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Paul A. Borovay is an associate with Pattishall, McAuliffe, Newbury, Hilliard & Geraldson LLP, a leading intellectual property law firm based in Chicago, Illinois.  Pattishall McAuliffe represents both plaintiffs and defendants in trademark, copyright, and unfair competition trials and appeals, and advises its clients on a broad range of domestic and international intellectual property matters, including brand protection, Internet, and e-commerce issues.   Paul’s practice focuses on litigation in trademark, media, online gaming and entertainment, advertising, as well as trademark prosecution and counseling.

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July 25, 2012

Who owns a trademark? Jeremy Lin wins Linsanity, as Anthony Davis fights for his unibrow.

Filed under: Licensing, Right of Publicity, TM Registration — Tags: , , , , , — Pattishall, McAuliffe, Newbury, Hilliard & Geraldson LLP @ 10:38 am

By Paul A. Borovay, Summer Associate

THREE-PEAT is a well-known term that refers to a sports team’s third consecutive championship.[1] Byron Scott, an ex-Los Angeles Laker, coined the term after his team won its second consecutive NBA championship in 1988.[2] Unfortunately, Scott could not profit from licensing the term to apparel companies, advertising agencies, or sports teams. Why? Scott did not try to establish rights in the term THREE-PEAT, either through registration or use. Scott likely did not see the value in trademark licensing at the time, but his coach, Pat Riley, saw an opportunity and obtained a trademark registration for the term in November 1988. Even though Scott coined the term “Three-peat,” Riley is the one that has been earning royalties from use of the trademark.

The arena of sports provides a ripe field for coining catchphrases such as “three-peat,” as well as terms that incorporate the names and likenesses of the superstar athletes themselves. Understanding who owns a trademark that incorporates the name or likeness of one of these individuals requires understanding the basics of two distinct bodies of law: trademark and the right of publicity.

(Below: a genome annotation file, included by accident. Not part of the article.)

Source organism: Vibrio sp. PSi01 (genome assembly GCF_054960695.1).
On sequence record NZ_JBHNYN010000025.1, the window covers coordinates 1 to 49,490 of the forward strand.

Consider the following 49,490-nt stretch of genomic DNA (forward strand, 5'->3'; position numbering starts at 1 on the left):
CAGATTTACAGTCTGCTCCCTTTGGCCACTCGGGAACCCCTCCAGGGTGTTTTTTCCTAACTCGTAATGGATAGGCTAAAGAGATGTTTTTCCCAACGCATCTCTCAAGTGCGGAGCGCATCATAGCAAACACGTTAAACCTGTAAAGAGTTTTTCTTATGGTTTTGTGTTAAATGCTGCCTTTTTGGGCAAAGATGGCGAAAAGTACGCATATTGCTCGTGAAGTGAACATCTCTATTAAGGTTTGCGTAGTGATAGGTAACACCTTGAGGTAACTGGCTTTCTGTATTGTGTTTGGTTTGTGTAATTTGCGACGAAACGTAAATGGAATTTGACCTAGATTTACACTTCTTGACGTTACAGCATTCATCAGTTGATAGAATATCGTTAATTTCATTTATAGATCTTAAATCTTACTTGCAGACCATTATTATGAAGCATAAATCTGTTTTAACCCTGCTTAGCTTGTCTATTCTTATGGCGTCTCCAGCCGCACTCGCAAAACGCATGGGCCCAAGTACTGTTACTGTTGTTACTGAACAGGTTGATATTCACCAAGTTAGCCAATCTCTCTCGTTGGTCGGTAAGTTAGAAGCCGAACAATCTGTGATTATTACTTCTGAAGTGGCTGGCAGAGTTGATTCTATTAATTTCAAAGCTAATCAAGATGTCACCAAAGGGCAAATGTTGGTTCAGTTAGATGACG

Celebrities can obtain trademark rights for catchphrases associated with them by using the marks in commerce in connection with a specific good or service. Celebrities can also obtain state registrations for their marks, or simply own common law rights without a registration after using the marks in commerce. Filing for a registration with the United States Patent and Trademark Office (USPTO) is important and will often trump later applications, except for a few exceptions that are discussed later in this article.

Under the protections afforded through state right of publicity statutes, a celebrity is protected against commercial loss caused when someone appropriates their name or likeness. The celebrity does not have to have used the catchphrase in commerce, nor would the celebrity have to use the catchphrase in the future, as the right of publicity protects celebrities’ entire persona from commercial exploitation. For example, Michael Jordan would have a right of publicity claim against a car wash company that used his photograph to promote its business. While the photograph may not be protected under trademark law, the right of publicity prohibits any unauthorized commercial exploitation of a person’s name or likeness.

Two recent trademarks surrounding basketball players Jeremy Lin and Anthony Davis illustrate the delicate balance between trademark law, the right of publicity, and the person who coins the catchphrase’s rights to his or her creation. (more…)